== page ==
I really dislike postcolonial theory and postcolonial archaeology, so I was not thrilled to see that the current issue of World Archaeology is devoted to this topic. Issue editor Peter van Dommelen (2011) contributes an introduction to the papers. Now perhaps postcolonial perspectives contribute something to understanding the current and recent context of archaeological research in some parts of the world; I say “perhaps” because I am not convinced one way or the other. But postcolonial theory, in my humble opinion, contributes nothing to our understanding of past societies through archaeological evidence.
I have three main objections to postcolonial theory.
(1) Postcolonial theory is anti-scientific. It is an example of what sociologist/philosopher of social science Lars Mjøset calls “constructivist” theory (Mjøset 2001), or theory with a “social-philosophical attitude” (Mjøset 2009). It does not try to explain the past, but rather to interpret the past through a political lens. In contrast, scientific approaches within the social sciences investigate causal mechanisms and empirical generalizations in order to build a body of empirical and theoretical knowledge about society; see Hedström (2005), or other sources that I cite on middle-range theory in Smith (2011).
(2) Postcolonial theory is anti-materialist. The primary focus is on representation and discourse (Van Dommelen 2011:2), a theoretical approach that Benita Parry (2004) calls “textual idealism” (see also Robinette 2006). In the words of Ilan Kapoor (2002:661), “Postcolonialism’s emphasis on cultural and representational issues leads it to ignore important material concerns (.e.g., poverty, health, etc.).” Yet these material concerns should be among the primary targets of archaeological investigation, in my view.
(3) Postcolonial scholars distort the history of scholarship in order to bolster their arguments. For example, postcolonialists are particularly concerned to attack the “essentialism” of prior scholarship. In Chris Gosden’s (2001:242) words, “At the core of postcolonial theory is an attack on any view of essentialism in culture.” Yet many anthropologists object to the characterization of prior work as essentialist. Jonathan Friedman (2002:32), for example, notes that, “Sahlins suggests that the essentialism targeted by post-colonial anthropologists is their own contemporary construction” (he cites Sahlins 1999). See also Lewis (1998), or Friedman (2009).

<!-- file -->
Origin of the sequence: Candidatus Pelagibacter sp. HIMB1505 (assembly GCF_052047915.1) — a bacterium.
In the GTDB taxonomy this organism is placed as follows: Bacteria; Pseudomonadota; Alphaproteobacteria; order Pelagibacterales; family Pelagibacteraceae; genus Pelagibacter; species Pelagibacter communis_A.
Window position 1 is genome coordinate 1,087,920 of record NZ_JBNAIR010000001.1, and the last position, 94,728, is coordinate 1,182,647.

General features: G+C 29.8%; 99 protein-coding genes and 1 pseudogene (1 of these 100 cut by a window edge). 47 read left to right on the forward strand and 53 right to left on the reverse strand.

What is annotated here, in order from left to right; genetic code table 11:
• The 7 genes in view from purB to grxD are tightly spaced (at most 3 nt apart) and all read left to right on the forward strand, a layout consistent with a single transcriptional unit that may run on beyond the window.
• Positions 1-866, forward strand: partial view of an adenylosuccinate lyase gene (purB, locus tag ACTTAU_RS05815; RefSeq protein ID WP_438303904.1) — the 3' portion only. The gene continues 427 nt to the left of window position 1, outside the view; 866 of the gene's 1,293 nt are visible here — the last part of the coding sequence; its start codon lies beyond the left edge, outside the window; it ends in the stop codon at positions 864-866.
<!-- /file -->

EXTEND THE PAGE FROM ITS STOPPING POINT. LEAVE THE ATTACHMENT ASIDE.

But these arguments are not going to convince postmodernists, postcolonialists, poststructuralists, or other post scholars to abandon their endeavor. I just get fed up with these approaches, whose view of the nature of history and society, and the nature and purpose of scholarship, are radically different from my own. Some colleagues insist these are fringe views, not worth worrying about. But then why does World Archaeology devote a whole issue to “postcolonial archaeologies”? If you are not familiar with postcolonial archaeology, don’t take my word for it; read the original works (e.g., Gosden 2001; Leone 2009; Meskell 2002; Van Dommelen 2006, 2011; Webster and Cooper 1996), and see what you think.
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